Multiple sclerosis (MS) is an autoimmune disease of the central nervous system (CNS). Activated autoreactive lymphocytes cause inflammation and subsequent damage in the CNS. IFN-β is used as the first line treatment of relapsing-remitting MS. Yet, its mechanism of action remains obscure. Recently published data indicate that IFN-β might suppress MS via production of IL-27. IL-27 then might suppress pro-inflammatory Th17 cells and induce generation of regulatory cells, namely Tr1 cells. We have found that IRF1 is specifically induced early on during Tr1 generation and that IRF1 is required to generate Tr1 cells both in vitro and in vivo. Moreover, it is also induced in cells treated with IFN-β. This suggests that IRF1 is a crucial target of both IL-27 and IFN-β and that these two cytokines might synergize to induce Tr1 cells, as well as to suppress pro-inflammatory effector T cells arising during MS. Therefore, we want to further explore the link between the two cytokines as well as their signaling through IRF1. We will use a mouse model of MS (EAE) to demonstrate the effects of combined treatment of IL-27 and IFN-β. We will examine T cell responses during formation of the proinflammatory environment as well as T cell infiltrations in the CNS. We hope to specifically demonstrate that the success of IFN-β treatment is the result of the cytokine effect on Tr1 cells. This will be possible as we have a model mouse that will allow us to remove IL-10 secreting Tr1 cells. We will further evaluate the importance of IRF1 in IL-27 and IFN-β signaling. Last, but not least, we will perform a whole genome microarray analysis of cells treated with a combination of IFN-β and IL-27 which will allow us to investigate new possible treatment targets.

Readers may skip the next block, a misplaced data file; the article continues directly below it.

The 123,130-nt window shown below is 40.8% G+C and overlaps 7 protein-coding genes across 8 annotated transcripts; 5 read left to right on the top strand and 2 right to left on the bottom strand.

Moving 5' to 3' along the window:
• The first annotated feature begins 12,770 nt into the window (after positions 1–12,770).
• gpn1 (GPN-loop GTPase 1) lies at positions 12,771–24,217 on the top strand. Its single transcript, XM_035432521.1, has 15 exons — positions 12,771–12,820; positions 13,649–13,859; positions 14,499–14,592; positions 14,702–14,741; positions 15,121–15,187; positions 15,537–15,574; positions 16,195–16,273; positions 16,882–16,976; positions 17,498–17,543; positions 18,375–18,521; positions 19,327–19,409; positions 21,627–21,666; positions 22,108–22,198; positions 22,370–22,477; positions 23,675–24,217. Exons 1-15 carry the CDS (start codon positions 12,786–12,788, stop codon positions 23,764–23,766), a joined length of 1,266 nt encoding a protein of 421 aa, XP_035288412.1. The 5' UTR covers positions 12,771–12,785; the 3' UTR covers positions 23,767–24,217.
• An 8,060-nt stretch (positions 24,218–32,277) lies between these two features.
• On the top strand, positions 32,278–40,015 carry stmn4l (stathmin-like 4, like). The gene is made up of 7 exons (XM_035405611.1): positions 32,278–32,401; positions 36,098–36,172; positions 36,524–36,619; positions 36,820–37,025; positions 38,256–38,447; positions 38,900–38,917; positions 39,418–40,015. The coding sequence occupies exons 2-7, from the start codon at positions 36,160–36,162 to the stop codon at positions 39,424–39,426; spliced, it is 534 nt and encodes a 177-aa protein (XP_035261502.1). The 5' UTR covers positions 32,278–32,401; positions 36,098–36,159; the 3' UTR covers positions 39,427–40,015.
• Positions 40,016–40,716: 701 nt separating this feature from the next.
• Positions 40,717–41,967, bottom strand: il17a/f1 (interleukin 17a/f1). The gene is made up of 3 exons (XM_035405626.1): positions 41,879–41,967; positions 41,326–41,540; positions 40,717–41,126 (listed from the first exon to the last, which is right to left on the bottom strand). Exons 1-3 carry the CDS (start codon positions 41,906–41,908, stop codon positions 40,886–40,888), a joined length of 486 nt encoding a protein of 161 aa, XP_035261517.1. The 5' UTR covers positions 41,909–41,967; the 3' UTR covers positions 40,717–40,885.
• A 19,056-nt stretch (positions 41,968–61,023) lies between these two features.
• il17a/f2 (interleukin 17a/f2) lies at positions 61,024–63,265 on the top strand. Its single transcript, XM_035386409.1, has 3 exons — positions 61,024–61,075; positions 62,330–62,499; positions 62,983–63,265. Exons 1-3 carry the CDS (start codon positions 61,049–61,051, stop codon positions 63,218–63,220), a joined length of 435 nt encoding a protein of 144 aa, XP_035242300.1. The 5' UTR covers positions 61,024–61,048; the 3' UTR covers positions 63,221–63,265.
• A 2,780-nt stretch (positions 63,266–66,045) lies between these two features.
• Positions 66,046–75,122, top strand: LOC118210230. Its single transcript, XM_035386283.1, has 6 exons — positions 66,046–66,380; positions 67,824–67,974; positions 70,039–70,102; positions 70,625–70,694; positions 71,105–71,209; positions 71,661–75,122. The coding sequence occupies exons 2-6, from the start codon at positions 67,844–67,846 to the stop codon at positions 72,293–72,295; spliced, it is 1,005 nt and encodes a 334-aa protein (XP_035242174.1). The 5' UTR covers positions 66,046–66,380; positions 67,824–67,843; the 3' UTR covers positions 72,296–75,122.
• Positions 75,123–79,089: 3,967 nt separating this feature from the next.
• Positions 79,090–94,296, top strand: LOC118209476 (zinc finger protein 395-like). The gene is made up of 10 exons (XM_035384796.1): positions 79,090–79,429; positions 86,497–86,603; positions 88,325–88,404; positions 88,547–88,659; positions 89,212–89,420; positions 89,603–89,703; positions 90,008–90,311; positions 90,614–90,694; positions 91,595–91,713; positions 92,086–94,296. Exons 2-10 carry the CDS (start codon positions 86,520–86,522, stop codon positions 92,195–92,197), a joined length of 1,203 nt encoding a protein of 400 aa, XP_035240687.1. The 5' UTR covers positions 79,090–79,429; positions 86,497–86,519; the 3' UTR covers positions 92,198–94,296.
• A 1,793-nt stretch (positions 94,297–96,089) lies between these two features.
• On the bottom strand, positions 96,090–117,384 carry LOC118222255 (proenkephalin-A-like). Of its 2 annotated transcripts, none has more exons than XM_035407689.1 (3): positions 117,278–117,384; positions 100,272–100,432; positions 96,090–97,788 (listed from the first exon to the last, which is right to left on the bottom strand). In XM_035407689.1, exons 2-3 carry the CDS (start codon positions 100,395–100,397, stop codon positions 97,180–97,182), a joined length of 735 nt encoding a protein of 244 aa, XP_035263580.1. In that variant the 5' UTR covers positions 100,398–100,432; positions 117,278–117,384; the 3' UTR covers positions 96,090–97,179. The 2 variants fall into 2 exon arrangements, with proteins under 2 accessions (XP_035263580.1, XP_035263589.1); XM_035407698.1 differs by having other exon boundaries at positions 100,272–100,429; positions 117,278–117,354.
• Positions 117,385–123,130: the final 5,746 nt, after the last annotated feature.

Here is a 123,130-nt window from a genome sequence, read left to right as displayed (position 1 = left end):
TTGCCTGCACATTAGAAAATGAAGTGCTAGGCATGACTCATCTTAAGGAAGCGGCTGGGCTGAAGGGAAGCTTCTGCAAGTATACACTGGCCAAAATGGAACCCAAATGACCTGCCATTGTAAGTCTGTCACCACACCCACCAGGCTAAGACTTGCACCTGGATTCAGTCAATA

Field of science
- /medical and health sciences/basic medicine/immunology/autoimmune diseases
- /medical and health sciences/basic medicine/neurology/multiple sclerosis
- /natural sciences/biological sciences/neurobiology
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